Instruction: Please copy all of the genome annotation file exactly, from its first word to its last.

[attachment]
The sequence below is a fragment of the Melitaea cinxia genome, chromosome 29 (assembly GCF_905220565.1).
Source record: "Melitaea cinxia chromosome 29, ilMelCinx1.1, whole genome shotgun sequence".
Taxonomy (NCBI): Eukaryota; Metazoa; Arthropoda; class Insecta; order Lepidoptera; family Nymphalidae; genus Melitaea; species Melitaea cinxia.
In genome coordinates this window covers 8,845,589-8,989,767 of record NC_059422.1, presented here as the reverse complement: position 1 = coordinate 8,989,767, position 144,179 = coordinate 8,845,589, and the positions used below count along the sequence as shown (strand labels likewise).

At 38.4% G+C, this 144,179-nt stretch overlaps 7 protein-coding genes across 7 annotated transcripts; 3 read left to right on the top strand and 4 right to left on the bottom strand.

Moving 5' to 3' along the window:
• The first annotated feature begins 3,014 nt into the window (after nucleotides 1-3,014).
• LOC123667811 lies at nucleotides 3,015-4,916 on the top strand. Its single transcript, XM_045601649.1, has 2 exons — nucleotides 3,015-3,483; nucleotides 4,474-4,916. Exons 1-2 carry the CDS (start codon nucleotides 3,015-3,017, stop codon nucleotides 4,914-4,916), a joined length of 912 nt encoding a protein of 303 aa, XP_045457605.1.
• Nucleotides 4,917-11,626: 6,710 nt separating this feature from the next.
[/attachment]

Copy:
The sequence below is a fragment of the Melitaea cinxia genome, chromosome 29 (assembly GCF_905220565.1).
Source record: "Melitaea cinxia chromosome 29, ilMelCinx1.1, whole genome shotgun sequence".
Taxonomy (NCBI): Eukaryota; Metazoa; Arthropoda; class Insecta; order Lepidoptera; family Nymphalidae; genus Melitaea; species Melitaea cinxia.
In genome coordinates this window covers 8,845,589-8,989,767 of record NC_059422.1, presented here as the reverse complement: position 1 = coordinate 8,989,767, position 144,179 = coordinate 8,845,589, and the positions used below count along the sequence as shown (strand labels likewise).

At 38.4% G+C, this 144,179-nt stretch overlaps 7 protein-coding genes across 7 annotated transcripts; 3 read left to right on the top strand and 4 right to left on the bottom strand.

Moving 5' to 3' along the window:
• The first annotated feature begins 3,014 nt into the window (after nucleotides 1-3,014).
• LOC123667811 lies at nucleotides 3,015-4,916 on the top strand. Its single transcript, XM_045601649.1, has 2 exons — nucleotides 3,015-3,483; nucleotides 4,474-4,916. Exons 1-2 carry the CDS (start codon nucleotides 3,015-3,017, stop codon nucleotides 4,914-4,916), a joined length of 912 nt encoding a protein of 303 aa, XP_045457605.1.
• Nucleotides 4,917-11,626: 6,710 nt separating this feature from the next.